Starbucks is a gateway for coffee love

Starbucks is a gateway for coffee love

IS THIS EVEN REAL COFFEE?: While Starbucks is the world's largest coffee chain, it really doesn't put local coffee shops out of business — but it does get people interested in better coffee. PHOTO Credit: POOLIE FLICKR COMMONS

Starbucks gets a lot of guff from the coffee crowd. Yes, they burn their beans to the point where differences in origins are almost imperceptible to an educated palette. Yes, they concoct calorie-bomb monstrosities and use actual coffee terms like "macchiato" to refer to them, causing no end of irritation and confusion at actual coffee shops. Yes, they're a corporate chain behemoth.

They are also a gateway drug. While you'd think a Starbucks moving into an area would kill off some of the independent shops in the area, recent studies have shown that a Starbucks moving in down the street will in many cases help the overall coffee culture in an area. While you'll still have your soccer moms who must have their green tea soy frapuccino, you'll also get neophyte coffee lovers who are just learning to appreciate coffee. Just as Starbucks was for the national coffee culture in general, a neighborhood Starbucks can be a gateway drug for a real appreciation for coffee.

Of course, this hasn't always been the case. At the height of Starbucks' popularity, an opening of the ubiquitous chain nearby would suck the life out of nearby shops who were, in many cases, simply emulating Starbucks to begin with. With the advent of third wave coffee and the prevalence of single origin roasts, however, Starbucks has been playing catch up with the smaller, independent shops and chains. Starbucks is now like the girl you dated in college who never left town. When you come back for a visit years later you realize you've outgrown her.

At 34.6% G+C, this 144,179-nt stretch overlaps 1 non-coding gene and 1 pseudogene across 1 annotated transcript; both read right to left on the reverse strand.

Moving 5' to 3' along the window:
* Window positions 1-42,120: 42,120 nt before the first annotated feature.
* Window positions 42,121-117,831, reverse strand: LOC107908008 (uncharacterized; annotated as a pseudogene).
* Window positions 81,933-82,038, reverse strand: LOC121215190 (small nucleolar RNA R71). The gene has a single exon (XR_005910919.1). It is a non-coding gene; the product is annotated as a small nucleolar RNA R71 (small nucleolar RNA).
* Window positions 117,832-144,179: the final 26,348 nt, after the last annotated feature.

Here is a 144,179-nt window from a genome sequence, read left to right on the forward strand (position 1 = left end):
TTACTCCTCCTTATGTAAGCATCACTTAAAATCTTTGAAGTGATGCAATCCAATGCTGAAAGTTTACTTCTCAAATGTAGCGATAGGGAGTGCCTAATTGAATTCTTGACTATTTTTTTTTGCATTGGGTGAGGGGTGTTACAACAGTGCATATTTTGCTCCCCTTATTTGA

Starbucks is trying to catch up, however, with a plan to open local roasting shops in many cities. Even those shops, however, will be beholden to Starbucks' absurdly dark roasting techniques. The changing trends and innovations from various players in the coffee industry aren't as well suited to mass, corporate consumption. A small crop of Guatemalan coffee may be excellent and available at your local roaster but would simply not be able to meet the demands of a behemoth like Starbucks.

So while Starbucks attempts to learn and reshape their image to appeal to both those new to coffee and those who've left it behind for greener (or at least lighter roasted) pastures, we should appreciate it for what it is: the entree into coffee culture which brought us to where we are today; without it we may all still be drinking Folger's and thinking it was great. Or subscribing to Gevalia.

In the coming weeks I will be reporting from Australia, home of some of the best coffee in the world. I'll be visiting St. Ali's in Melbourne, amongst other places, and hopefully bringing back some great Aussie coffee which for some strange reason is never adequately exported.